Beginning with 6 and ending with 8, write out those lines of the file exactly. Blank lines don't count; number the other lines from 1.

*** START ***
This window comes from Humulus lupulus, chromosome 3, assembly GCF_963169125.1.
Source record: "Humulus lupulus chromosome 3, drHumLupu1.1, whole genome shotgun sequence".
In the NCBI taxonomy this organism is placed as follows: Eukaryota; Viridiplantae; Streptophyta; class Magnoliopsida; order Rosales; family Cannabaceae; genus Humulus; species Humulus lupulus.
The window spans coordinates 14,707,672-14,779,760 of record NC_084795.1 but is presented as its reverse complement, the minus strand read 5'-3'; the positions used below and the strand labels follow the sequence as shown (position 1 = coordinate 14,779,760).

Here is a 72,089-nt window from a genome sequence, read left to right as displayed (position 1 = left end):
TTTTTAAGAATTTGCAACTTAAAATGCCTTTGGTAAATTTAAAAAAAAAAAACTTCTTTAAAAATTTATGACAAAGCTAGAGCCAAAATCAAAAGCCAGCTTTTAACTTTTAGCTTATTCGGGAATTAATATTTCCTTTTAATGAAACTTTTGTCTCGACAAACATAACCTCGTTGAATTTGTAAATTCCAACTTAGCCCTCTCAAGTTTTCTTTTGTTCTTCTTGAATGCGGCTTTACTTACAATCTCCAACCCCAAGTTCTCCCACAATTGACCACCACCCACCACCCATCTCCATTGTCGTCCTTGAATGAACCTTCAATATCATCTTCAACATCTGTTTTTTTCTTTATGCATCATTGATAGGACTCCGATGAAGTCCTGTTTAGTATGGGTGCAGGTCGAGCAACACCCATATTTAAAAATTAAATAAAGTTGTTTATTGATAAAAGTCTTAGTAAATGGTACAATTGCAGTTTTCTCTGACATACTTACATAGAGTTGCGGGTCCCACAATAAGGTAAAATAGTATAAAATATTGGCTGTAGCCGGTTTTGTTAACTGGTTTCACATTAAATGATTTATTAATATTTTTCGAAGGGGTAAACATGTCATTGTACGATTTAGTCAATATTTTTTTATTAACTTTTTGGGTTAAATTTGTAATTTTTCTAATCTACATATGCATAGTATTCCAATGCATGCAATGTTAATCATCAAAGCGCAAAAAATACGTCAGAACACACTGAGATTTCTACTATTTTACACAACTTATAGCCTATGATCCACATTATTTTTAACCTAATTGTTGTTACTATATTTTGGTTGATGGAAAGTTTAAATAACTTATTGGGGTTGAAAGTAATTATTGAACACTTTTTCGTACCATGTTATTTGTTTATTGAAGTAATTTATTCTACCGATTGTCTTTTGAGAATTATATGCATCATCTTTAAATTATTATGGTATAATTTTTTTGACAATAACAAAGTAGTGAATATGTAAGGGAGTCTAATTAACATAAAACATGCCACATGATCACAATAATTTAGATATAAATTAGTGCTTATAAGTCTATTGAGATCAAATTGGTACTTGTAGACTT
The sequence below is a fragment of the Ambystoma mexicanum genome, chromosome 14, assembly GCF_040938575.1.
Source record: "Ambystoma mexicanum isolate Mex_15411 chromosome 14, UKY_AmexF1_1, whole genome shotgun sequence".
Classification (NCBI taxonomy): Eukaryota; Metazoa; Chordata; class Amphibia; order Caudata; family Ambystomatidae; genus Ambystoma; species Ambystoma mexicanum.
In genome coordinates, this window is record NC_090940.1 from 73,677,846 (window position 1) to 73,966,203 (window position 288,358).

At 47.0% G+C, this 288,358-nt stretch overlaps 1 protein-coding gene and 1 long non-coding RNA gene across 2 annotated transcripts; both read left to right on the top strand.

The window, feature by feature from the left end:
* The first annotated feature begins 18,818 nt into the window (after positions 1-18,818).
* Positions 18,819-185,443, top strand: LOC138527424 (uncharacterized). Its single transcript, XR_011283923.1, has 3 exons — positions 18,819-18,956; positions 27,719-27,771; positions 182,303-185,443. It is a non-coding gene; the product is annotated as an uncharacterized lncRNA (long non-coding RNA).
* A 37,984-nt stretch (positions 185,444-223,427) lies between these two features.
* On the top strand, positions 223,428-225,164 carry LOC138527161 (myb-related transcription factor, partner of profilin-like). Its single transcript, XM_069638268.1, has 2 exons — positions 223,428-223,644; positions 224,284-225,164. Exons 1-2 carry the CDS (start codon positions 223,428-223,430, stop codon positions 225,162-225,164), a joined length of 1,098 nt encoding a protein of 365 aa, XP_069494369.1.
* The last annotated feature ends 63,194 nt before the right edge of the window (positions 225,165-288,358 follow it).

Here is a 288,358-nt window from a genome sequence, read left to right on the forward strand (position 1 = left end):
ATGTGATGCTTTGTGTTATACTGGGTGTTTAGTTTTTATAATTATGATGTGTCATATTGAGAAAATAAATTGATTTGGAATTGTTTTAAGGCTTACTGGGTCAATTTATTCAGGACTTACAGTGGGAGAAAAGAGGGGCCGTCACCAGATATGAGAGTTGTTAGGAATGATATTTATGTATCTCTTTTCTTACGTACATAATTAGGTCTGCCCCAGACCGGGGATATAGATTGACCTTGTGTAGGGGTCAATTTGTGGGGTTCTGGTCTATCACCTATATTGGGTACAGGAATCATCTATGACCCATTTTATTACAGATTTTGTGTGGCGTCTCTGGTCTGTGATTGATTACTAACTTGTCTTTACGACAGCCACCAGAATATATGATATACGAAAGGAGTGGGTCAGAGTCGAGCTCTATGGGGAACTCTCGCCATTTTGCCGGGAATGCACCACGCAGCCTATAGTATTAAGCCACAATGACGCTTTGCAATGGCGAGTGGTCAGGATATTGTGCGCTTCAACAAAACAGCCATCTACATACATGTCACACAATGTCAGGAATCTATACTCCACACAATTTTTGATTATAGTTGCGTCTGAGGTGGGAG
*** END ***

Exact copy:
TTTTTAAGAATTTGCAACTTAAAATGCCTTTGGTAAATTTAAAAAAAAAAAACTTCTTTAAAAATTTATGACAAAGCTAGAGCCAAAATCAAAAGCCAGCTTTTAACTTTTAGCTTATTCGGGAATTAATATTTCCTTTTAATGAAACTTTTGTCTCGACAAACATAACCTCGTTGAATTTGTAAATTCCAACTTAGCCCTCTCAAGTTTTCTTTTGTTCTTCTTGAATGCGGCTTTACTTACAATCTCCAACCCCAAGTTCTCCCACAATTGACCACCACCCACCACCCATCTCCATTGTCGTCCTTGAATGAACCTTCAATATCATCTTCAACATCTGTTTTTTTCTTTATGCATCATTGATAGGACTCCGATGAAGTCCTGTTTAGTATGGGTGCAGGTCGAGCAACACCCATATTTAAAAATTAAATAAAGTTGTTTATTGATAAAAGTCTTAGTAAATGGTACAATTGCAGTTTTCTCTGACATACTTACATAGAGTTGCGGGTCCCACAATAAGGTAAAATAGTATAAAATATTGGCTGTAGCCGGTTTTGTTAACTGGTTTCACATTAAATGATTTATTAATATTTTTCGAAGGGGTAAACATGTCATTGTACGATTTAGTCAATATTTTTTTATTAACTTTTTGGGTTAAATTTGTAATTTTTCTAATCTACATATGCATAGTATTCCAATGCATGCAATGTTAATCATCAAAGCGCAAAAAATACGTCAGAACACACTGAGATTTCTACTATTTTACACAACTTATAGCCTATGATCCACATTATTTTTAACCTAATTGTTGTTACTATATTTTGGTTGATGGAAAGTTTAAATAACTTATTGGGGTTGAAAGTAATTATTGAACACTTTTTCGTACCATGTTATTTGTTTATTGAAGTAATTTATTCTACCGATTGTCTTTTGAGAATTATATGCATCATCTTTAAATTATTATGGTATAATTTTTTTGACAATAACAAAGTAGTGAATATGTAAGGGAGTCTAATTAACATAAAACATGCCACATGATCACAATAATTTAGATATAAATTAGTGCTTATAAGTCTATTGAGATCAAATTGGTACTTGTAGACTT
The sequence below is a fragment of the Ambystoma mexicanum genome, chromosome 14, assembly GCF_040938575.1.
Source record: "Ambystoma mexicanum isolate Mex_15411 chromosome 14, UKY_AmexF1_1, whole genome shotgun sequence".